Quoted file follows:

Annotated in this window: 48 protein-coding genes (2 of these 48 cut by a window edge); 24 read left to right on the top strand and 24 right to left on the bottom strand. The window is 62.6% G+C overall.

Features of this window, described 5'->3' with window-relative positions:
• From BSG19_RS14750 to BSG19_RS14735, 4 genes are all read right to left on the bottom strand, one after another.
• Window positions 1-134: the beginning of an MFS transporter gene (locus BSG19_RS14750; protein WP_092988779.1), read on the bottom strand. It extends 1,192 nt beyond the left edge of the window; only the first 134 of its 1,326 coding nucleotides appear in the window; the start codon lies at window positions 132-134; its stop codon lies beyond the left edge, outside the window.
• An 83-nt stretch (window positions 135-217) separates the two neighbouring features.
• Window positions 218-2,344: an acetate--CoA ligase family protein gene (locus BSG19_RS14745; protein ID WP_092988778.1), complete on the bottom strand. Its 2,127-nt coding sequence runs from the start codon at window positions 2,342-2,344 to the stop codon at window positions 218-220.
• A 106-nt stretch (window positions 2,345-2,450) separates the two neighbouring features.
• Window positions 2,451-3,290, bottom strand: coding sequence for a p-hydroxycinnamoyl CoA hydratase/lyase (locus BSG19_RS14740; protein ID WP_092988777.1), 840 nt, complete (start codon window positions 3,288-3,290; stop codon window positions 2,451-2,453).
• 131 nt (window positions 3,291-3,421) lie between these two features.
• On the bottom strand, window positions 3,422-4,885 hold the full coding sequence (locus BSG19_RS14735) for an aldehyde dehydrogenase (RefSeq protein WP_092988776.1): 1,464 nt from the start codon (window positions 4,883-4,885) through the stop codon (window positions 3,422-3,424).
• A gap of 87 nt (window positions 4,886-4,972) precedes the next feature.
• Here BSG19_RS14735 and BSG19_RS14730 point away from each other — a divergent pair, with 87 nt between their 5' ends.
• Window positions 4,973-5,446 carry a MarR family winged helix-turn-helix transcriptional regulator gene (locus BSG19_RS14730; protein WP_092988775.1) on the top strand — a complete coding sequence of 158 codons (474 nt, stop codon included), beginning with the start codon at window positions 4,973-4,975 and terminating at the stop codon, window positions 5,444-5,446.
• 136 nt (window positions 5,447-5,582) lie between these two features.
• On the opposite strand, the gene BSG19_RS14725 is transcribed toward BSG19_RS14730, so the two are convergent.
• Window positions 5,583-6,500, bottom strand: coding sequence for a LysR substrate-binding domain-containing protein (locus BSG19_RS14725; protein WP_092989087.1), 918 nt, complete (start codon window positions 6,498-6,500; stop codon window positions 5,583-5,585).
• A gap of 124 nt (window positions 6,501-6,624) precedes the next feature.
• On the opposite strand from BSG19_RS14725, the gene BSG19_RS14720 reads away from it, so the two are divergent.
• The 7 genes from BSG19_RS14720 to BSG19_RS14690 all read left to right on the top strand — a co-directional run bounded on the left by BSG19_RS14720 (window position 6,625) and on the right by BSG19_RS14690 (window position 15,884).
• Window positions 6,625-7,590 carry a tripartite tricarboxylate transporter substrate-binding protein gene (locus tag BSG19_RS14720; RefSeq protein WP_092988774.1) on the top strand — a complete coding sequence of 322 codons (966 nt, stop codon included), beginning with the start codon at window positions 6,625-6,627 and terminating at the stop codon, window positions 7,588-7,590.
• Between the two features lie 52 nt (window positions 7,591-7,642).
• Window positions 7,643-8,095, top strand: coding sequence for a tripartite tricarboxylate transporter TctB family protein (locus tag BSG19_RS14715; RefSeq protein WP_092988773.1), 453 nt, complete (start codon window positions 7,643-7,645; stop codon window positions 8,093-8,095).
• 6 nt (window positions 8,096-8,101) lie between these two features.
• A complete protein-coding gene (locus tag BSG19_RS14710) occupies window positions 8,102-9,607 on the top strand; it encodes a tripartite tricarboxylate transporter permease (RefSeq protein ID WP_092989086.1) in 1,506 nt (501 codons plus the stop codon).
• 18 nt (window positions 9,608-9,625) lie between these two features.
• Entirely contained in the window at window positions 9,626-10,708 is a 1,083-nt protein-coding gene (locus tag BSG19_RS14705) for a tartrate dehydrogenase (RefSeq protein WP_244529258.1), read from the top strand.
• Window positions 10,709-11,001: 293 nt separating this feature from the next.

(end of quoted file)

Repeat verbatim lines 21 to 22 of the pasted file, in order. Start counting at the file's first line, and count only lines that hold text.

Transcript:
• Between the two features lie 52 nt (window positions 7,591-7,642).
• Window positions 7,643-8,095, top strand: coding sequence for a tripartite tricarboxylate transporter TctB family protein (locus tag BSG19_RS14715; RefSeq protein WP_092988773.1), 453 nt, complete (start codon window positions 7,643-7,645; stop codon window positions 8,093-8,095).